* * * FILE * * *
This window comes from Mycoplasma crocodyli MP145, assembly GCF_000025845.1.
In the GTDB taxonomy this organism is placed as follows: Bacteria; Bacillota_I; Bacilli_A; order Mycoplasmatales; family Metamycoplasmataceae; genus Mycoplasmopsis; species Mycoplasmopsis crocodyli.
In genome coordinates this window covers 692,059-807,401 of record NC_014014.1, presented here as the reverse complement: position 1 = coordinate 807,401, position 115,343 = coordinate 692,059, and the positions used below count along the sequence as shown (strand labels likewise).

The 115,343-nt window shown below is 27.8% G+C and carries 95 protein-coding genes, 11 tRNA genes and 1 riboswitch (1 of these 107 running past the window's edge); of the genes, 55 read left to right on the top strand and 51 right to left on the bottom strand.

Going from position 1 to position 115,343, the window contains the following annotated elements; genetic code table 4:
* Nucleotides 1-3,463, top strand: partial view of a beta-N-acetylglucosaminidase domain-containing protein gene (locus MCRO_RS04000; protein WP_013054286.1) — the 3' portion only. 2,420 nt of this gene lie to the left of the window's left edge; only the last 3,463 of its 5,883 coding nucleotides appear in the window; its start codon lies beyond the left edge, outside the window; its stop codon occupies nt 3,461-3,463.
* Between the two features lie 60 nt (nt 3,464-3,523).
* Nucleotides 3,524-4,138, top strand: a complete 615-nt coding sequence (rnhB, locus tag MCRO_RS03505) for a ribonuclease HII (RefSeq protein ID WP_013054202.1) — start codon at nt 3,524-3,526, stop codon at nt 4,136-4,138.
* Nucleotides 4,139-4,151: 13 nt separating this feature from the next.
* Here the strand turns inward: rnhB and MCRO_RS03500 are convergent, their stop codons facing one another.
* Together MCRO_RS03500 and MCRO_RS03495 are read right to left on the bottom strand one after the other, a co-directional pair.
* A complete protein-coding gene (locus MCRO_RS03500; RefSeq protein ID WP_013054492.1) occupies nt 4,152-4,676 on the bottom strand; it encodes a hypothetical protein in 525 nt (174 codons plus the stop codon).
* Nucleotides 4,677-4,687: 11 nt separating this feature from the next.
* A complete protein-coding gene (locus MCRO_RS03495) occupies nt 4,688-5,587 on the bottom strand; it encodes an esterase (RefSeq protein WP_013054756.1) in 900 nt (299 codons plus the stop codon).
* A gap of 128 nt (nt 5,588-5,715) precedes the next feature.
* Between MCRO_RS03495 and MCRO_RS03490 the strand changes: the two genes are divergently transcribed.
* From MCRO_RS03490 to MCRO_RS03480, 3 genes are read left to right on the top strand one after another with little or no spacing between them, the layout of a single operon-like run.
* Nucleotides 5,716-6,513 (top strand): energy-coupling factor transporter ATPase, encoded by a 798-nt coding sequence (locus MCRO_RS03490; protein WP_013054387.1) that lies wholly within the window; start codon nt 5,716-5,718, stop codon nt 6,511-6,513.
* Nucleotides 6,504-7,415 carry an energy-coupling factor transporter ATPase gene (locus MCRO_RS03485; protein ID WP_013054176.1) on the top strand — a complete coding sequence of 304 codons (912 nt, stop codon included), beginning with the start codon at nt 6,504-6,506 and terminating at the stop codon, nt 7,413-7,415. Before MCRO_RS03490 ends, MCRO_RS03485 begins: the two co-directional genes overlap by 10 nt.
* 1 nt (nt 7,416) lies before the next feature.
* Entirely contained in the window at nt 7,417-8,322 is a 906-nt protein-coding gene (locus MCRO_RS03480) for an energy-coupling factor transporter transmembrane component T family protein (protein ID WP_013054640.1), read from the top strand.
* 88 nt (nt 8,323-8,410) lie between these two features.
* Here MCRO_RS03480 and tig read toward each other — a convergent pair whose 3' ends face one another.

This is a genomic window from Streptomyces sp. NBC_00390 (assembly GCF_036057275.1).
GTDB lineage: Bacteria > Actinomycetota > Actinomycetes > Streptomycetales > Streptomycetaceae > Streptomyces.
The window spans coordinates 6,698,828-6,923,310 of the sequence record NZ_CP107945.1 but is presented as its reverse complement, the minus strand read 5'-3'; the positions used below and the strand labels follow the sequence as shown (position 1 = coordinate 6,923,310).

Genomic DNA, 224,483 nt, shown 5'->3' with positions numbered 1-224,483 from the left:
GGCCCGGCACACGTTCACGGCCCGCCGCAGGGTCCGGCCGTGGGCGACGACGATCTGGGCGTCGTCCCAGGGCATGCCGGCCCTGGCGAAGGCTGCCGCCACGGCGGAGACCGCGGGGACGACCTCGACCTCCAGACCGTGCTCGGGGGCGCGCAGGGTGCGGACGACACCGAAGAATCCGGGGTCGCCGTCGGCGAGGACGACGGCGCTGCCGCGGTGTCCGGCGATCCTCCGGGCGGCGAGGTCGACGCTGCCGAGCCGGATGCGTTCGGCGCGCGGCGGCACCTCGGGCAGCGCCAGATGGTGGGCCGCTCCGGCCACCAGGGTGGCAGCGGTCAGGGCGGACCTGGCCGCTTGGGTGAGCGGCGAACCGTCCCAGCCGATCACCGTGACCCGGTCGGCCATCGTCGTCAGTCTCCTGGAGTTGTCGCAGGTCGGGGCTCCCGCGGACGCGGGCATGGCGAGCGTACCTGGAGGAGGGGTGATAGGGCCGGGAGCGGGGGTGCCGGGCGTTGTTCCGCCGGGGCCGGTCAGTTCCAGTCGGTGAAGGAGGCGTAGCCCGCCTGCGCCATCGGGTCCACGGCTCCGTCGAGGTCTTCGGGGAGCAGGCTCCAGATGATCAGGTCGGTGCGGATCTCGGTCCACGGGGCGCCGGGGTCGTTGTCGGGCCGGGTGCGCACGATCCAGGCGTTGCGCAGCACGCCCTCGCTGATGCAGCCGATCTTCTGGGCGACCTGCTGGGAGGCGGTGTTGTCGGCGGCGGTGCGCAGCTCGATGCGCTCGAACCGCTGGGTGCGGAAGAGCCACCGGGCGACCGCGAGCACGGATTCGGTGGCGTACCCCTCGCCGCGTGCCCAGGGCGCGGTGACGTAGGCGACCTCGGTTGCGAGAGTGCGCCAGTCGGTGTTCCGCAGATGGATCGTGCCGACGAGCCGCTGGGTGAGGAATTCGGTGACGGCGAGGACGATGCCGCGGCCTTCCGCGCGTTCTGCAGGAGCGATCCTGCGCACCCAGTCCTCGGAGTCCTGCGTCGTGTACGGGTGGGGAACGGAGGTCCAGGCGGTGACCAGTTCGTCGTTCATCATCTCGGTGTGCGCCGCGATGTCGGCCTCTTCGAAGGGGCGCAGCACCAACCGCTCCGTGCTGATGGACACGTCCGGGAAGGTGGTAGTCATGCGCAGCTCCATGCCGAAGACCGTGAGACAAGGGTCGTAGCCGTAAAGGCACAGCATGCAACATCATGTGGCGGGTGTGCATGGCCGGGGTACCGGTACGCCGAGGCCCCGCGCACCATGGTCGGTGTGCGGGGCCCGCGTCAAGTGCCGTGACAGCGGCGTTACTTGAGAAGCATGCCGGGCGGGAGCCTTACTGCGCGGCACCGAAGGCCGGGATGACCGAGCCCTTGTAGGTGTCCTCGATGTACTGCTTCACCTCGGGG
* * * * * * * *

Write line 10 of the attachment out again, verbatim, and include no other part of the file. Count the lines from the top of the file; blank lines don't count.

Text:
* Here the strand turns inward: rnhB and MCRO_RS03500 are convergent, their stop codons facing one another.